Xenophobia, politics and labour unions

xenophobiaCAPE TOWN - It is widely recognised that one of the biggest issues in post-apartheid South Africa has been the high unemployment levels experienced by our impoverished and "previously disadvantaged populations. While much has changed in South Africa, the redistribution of wealth has hardly begun, with only the emergence of a small black elite partially integrating in

The majority remain largely neglected. Even those who are employed are paid menial wages, while the unemployed are left dependent on meagre government grantsleaving neither group content. The frustration among the working class has been brewing for a while, as their wages are often equivalent to less than 1% of the wages paid to their CEOs and senior management. Worker dissatisfaction is clear: almost every labour union has held strikes striking in the past twelve months.

Recently the National Union of Metalworkers (NUMSA) went so far as to call for the nationalisation of South Africas billionaires fortunes. The order of the day has become unions demanding higher wages, civil society demanding more employment opportunities, and community members staging violent protests against politicians and their frivolous spending.

With all this tension, it is no coincidence that many South Africans, some of whom were involved in the horrific xenophobic violence in 2008, believe that immigrants have increased competition for the few jobs that remain. Indeed, “They are stealing our jobs!” was one of the more common allegations made by blood-hungry mobs as they searched for their victimstheir neighbours, the “lesser” Africans, the foreigners.

Men and women, young and old, were killed, beaten, raped, and stolen from. The xenophobic violence made victim thousands of Zimbabweans, Congolese, Somalis, and other Africans from all over the continent.

The question that followed became the subject of hundreds of meetings, lectures, workshops and debates: could this have been avoided? What caused such great tension? Thoughtful investigation reveals that many factors came into play, that it was a complex and unfortunate combination of conditions. These included poor service delivery, poor education, crime, unemployment, poverty, a large undocumented population, police brutality towards immigrants, possibly a third force, and foreigners undercutting local markets.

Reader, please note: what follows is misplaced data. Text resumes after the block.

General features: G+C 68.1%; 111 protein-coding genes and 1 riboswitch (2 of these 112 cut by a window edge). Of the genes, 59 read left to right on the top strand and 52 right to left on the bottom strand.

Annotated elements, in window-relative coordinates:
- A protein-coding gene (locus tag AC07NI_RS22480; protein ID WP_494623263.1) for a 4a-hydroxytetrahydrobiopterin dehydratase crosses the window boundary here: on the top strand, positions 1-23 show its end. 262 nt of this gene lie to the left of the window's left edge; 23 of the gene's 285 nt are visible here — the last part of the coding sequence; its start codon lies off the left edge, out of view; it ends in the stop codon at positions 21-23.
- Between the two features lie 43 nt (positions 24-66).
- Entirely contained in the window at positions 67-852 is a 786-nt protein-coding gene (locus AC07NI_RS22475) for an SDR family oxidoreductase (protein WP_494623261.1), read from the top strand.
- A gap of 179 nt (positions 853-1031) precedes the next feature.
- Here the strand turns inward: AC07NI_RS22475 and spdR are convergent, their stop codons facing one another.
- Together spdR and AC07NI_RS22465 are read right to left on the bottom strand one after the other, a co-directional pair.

The next question was centred on reintegration: how do you create a safe environment for immigrants and how do they return to their host communities? There was a focus on the tensions that existed in the impoverished township communities, with an overwhelming view that they could not easily be alleviated. This posed a great threat to reintegration, as it forced the realization that if the causes of xenophobia were not easily eliminated, there would be more violence and could be no true security for immigrants.

While I agree with many parts of the theory that community uprising is the culmination of tensions over service delivery issues, I cannot concede that this tension was the only cause, or even the main cause, of the xenophobic violence. It would not be possible for hate to have been directed at immigrants without a segregated population, where each insular community was equally ignorant and suspicious of the otherignorant of the cultural practices and suffering faced by the other.

This can be seen by the attitude of foreigners towards locals, ignorant of the historical disadvantages faced by black and coloured South Africans, such as Bantu education (a system in which South Africa deliberately provided an inferior education to the oppressed majority). Many immigrants believe South Africans to be stupid or lazy, while also failing to take into account that Zimbabweans, for example, benefited from an education system widely recognised as being among the best in the world between 1980 and 1999.

Host communities do not realise what tragedies have led to the forced migration of thousands of people from other African countries, instead they largely believe that the migration was calculated and aimed to undermine South Africans, intercept jobs, and steal opportunity. Another gross ignorance has been the belief by many South Africans that if someone has not got documents they are criminals, a belief which ignores the dire situation at refugee centres across the country.

The divide in civil society can be taken advantage of, for example, in the labour force, where a vast demographic of vulnerable groups are preyed on by opportunistic employers. Most undocumented immigrants are ill-informed about their rights, and are thus subjected to some of the greatest abuses.

This creates tension in the larger labour community, because the immigrants vulnerability brings down wages, living conditions, and rights for all labourers. It is a great injustice when people who are already victims of a desperate situation are further punished because of deliberate wrongdoing of the abusive employer.

It is thus important that Zimbabweans participate in demands for better wages and working conditions, and ultimately join unions. Probably the strongest allies to the Zimbabwean people in South Africa are the trade unions. This they have made clear with their continued public condemnation of the Mugabe regime, both in words and in action. In the midst of all the hostility and xenophobia, it is clear that Zimbabweans have a friend in the trade unions.

Post published in: Opinions

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